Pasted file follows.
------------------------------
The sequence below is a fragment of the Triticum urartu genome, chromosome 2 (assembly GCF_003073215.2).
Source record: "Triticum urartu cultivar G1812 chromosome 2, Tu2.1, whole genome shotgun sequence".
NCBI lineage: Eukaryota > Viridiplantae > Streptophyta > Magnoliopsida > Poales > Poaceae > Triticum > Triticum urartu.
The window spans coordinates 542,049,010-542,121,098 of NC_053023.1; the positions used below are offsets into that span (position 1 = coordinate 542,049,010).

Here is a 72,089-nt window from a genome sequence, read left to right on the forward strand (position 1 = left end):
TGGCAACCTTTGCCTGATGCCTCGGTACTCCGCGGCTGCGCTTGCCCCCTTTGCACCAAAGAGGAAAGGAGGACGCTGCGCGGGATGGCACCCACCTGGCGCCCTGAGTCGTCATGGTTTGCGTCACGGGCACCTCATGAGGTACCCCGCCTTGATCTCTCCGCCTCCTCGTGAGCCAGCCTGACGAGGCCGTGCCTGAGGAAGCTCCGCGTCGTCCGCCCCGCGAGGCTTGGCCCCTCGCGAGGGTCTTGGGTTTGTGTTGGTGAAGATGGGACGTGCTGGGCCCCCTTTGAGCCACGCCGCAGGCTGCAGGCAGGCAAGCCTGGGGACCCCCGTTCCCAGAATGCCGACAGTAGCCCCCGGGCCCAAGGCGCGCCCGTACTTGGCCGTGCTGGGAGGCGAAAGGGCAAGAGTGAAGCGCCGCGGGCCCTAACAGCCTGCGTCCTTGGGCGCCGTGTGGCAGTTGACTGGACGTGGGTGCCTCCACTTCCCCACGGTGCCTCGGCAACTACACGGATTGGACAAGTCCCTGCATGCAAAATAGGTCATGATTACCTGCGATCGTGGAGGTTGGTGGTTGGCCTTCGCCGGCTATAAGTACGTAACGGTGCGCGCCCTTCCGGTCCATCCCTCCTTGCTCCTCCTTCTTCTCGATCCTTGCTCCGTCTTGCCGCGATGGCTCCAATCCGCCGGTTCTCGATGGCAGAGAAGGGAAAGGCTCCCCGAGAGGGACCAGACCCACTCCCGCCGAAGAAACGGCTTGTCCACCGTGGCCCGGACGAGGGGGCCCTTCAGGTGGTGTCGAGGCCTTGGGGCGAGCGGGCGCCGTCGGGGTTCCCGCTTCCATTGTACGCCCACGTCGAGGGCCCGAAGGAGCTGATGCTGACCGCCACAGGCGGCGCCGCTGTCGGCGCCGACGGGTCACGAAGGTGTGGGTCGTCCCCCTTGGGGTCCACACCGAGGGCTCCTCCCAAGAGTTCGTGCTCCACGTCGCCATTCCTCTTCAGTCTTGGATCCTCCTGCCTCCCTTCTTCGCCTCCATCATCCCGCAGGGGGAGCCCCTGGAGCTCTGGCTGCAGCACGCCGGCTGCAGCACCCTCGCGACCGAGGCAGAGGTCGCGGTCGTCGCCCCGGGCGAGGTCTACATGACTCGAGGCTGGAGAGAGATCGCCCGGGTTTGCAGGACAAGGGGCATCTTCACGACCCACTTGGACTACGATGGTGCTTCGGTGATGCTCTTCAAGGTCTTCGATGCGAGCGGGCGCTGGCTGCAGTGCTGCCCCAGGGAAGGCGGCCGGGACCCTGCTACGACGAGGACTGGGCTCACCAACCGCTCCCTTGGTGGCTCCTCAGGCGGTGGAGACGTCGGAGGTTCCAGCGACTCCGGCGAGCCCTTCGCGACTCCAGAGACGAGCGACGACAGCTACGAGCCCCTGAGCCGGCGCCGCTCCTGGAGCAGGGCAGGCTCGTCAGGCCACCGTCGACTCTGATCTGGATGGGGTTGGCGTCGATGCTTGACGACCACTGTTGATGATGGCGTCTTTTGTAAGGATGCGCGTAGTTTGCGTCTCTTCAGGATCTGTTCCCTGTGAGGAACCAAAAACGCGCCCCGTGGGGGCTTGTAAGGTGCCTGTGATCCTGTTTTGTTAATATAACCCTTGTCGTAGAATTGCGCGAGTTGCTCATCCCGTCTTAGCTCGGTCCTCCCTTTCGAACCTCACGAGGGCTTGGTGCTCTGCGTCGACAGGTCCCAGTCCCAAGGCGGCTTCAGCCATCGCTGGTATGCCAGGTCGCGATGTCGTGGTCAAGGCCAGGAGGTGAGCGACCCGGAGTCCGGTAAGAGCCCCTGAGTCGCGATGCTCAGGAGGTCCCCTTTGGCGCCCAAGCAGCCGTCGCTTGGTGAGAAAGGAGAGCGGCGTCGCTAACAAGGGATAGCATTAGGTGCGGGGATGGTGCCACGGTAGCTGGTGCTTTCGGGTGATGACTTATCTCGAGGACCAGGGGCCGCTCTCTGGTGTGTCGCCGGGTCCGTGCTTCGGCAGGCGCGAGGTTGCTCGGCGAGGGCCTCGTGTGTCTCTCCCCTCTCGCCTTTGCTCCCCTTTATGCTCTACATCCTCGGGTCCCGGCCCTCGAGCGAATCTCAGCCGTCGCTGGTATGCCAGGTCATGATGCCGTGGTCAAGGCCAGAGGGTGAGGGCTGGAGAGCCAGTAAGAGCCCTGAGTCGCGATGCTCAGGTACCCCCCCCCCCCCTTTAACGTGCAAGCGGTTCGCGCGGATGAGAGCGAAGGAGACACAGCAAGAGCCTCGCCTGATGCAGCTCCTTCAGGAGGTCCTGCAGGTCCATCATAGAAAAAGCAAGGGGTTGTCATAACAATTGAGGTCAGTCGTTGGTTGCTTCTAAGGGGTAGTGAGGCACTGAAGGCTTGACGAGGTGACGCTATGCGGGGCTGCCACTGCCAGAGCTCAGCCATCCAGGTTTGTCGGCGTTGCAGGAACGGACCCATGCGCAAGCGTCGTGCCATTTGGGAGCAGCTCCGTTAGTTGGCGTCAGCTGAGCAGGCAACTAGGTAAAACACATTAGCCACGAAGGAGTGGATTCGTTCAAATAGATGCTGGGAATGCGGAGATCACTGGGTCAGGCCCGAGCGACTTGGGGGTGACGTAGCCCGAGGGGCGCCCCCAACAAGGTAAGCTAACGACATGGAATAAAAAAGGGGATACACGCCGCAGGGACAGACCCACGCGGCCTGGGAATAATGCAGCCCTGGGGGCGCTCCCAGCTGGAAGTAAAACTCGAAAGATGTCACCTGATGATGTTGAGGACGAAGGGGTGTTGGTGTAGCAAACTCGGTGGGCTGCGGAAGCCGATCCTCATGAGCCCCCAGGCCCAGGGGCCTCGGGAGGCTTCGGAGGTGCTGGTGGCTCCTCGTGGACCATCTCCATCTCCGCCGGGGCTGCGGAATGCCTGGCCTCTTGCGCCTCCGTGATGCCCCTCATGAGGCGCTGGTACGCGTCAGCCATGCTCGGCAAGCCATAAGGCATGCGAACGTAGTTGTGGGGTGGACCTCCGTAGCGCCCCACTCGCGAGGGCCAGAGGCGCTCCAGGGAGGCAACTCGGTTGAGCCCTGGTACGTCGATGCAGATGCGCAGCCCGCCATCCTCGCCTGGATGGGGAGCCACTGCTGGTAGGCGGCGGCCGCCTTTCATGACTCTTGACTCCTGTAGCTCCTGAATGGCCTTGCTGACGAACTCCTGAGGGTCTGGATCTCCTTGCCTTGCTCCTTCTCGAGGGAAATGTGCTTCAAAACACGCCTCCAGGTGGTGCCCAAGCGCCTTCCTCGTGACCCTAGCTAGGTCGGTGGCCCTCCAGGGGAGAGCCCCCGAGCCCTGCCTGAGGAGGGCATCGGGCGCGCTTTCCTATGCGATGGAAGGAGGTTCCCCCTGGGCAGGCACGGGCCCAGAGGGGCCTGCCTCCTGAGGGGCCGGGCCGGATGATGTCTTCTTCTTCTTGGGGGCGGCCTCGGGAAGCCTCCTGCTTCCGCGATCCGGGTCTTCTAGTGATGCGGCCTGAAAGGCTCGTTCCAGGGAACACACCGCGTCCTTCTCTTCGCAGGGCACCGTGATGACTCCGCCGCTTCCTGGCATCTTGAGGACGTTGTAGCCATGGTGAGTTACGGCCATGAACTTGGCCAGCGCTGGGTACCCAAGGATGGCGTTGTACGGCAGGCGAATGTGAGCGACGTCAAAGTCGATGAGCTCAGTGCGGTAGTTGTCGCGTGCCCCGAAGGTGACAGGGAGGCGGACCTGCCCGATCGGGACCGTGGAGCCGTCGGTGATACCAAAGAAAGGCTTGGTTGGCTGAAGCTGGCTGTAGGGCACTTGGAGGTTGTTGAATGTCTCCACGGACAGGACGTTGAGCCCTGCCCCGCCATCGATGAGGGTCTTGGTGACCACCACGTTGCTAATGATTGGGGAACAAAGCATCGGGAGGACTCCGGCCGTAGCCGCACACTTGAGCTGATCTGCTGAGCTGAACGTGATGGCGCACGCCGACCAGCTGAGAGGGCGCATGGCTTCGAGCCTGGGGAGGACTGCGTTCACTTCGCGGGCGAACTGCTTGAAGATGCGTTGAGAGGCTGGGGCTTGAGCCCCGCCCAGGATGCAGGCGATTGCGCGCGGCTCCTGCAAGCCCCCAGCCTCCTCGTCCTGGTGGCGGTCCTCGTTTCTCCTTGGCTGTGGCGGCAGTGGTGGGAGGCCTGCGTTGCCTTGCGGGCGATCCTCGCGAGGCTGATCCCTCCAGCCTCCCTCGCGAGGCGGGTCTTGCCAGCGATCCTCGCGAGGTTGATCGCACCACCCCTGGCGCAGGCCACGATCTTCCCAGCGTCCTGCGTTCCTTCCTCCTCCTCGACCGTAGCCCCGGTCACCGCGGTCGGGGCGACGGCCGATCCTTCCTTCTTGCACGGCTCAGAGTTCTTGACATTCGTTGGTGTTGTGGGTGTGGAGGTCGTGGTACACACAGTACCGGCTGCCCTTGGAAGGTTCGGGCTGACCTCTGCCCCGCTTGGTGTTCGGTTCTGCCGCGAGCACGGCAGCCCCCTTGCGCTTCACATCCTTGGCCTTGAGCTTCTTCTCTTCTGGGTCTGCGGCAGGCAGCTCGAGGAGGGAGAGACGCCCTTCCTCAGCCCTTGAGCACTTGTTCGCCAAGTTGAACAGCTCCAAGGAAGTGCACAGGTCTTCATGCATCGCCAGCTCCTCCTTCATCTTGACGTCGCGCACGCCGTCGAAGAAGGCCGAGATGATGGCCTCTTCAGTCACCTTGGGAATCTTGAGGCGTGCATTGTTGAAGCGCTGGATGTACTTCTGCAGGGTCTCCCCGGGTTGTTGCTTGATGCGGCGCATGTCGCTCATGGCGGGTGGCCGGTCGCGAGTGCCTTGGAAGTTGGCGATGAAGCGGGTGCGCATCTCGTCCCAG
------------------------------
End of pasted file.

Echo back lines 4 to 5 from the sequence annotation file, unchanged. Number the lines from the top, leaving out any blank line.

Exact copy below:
The window spans coordinates 542,049,010-542,121,098 of NC_053023.1; the positions used below are offsets into that span (position 1 = coordinate 542,049,010).

Here is a 72,089-nt window from a genome sequence, read left to right on the forward strand (position 1 = left end):